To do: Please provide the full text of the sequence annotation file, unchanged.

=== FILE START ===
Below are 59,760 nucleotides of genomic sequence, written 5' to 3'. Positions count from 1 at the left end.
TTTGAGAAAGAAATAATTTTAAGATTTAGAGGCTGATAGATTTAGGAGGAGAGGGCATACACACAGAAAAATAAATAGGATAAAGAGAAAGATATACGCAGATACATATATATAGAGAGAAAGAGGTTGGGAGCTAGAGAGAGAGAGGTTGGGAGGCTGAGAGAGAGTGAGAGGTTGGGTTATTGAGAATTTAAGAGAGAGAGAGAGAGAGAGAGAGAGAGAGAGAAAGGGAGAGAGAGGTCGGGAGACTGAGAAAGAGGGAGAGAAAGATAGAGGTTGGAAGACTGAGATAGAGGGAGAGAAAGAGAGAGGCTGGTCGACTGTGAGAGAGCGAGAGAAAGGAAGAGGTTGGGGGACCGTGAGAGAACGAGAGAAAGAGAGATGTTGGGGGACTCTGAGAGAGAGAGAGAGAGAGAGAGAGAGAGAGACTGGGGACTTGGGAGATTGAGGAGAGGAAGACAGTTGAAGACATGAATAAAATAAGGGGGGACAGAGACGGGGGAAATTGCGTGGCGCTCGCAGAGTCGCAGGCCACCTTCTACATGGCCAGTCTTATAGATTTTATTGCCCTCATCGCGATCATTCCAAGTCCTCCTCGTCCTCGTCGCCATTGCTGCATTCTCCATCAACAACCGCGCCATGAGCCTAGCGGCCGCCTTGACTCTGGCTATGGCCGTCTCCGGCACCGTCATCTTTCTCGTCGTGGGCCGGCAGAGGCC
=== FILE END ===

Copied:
Below are 59,760 nucleotides of genomic sequence, written 5' to 3'. Positions count from 1 at the left end.
TTTGAGAAAGAAATAATTTTAAGATTTAGAGGCTGATAGATTTAGGAGGAGAGGGCATACACACAGAAAAATAAATAGGATAAAGAGAAAGATATACGCAGATACATATATATAGAGAGAAAGAGGTTGGGAGCTAGAGAGAGAGAGGTTGGGAGGCTGAGAGAGAGTGAGAGGTTGGGTTATTGAGAATTTAAGAGAGAGAGAGAGAGAGAGAGAGAGAGAGAGAAAGGGAGAGAGAGGTCGGGAGACTGAGAAAGAGGGAGAGAAAGATAGAGGTTGGAAGACTGAGATAGAGGGAGAGAAAGAGAGAGGCTGGTCGACTGTGAGAGAGCGAGAGAAAGGAAGAGGTTGGGGGACCGTGAGAGAACGAGAGAAAGAGAGATGTTGGGGGACTCTGAGAGAGAGAGAGAGAGAGAGAGAGAGAGAGACTGGGGACTTGGGAGATTGAGGAGAGGAAGACAGTTGAAGACATGAATAAAATAAGGGGGGACAGAGACGGGGGAAATTGCGTGGCGCTCGCAGAGTCGCAGGCCACCTTCTACATGGCCAGTCTTATAGATTTTATTGCCCTCATCGCGATCATTCCAAGTCCTCCTCGTCCTCGTCGCCATTGCTGCATTCTCCATCAACAACCGCGCCATGAGCCTAGCGGCCGCCTTGACTCTGGCTATGGCCGTCTCCGGCACCGTCATCTTTCTCGTCGTGGGCCGGCAGAGGCC